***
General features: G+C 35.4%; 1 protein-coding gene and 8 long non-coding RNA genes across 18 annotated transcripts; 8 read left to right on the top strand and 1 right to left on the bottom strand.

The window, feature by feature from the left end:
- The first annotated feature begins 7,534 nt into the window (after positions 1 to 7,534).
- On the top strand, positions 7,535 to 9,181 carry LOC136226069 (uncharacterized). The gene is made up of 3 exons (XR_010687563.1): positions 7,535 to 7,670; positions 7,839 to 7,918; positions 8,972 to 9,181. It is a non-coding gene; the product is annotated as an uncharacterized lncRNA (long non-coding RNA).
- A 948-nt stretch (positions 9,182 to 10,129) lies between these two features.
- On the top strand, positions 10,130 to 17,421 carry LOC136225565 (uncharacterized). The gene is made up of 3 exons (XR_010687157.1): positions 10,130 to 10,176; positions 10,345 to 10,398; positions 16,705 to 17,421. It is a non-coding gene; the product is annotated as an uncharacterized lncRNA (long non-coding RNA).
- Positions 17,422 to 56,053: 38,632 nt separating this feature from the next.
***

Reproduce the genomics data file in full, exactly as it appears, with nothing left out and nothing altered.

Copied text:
General features: G+C 35.4%; 1 protein-coding gene and 8 long non-coding RNA genes across 18 annotated transcripts; 8 read left to right on the top strand and 1 right to left on the bottom strand.

The window, feature by feature from the left end:
- The first annotated feature begins 7,534 nt into the window (after positions 1 to 7,534).
- On the top strand, positions 7,535 to 9,181 carry LOC136226069 (uncharacterized). The gene is made up of 3 exons (XR_010687563.1): positions 7,535 to 7,670; positions 7,839 to 7,918; positions 8,972 to 9,181. It is a non-coding gene; the product is annotated as an uncharacterized lncRNA (long non-coding RNA).
- A 948-nt stretch (positions 9,182 to 10,129) lies between these two features.
- On the top strand, positions 10,130 to 17,421 carry LOC136225565 (uncharacterized). The gene is made up of 3 exons (XR_010687157.1): positions 10,130 to 10,176; positions 10,345 to 10,398; positions 16,705 to 17,421. It is a non-coding gene; the product is annotated as an uncharacterized lncRNA (long non-coding RNA).
- Positions 17,422 to 56,053: 38,632 nt separating this feature from the next.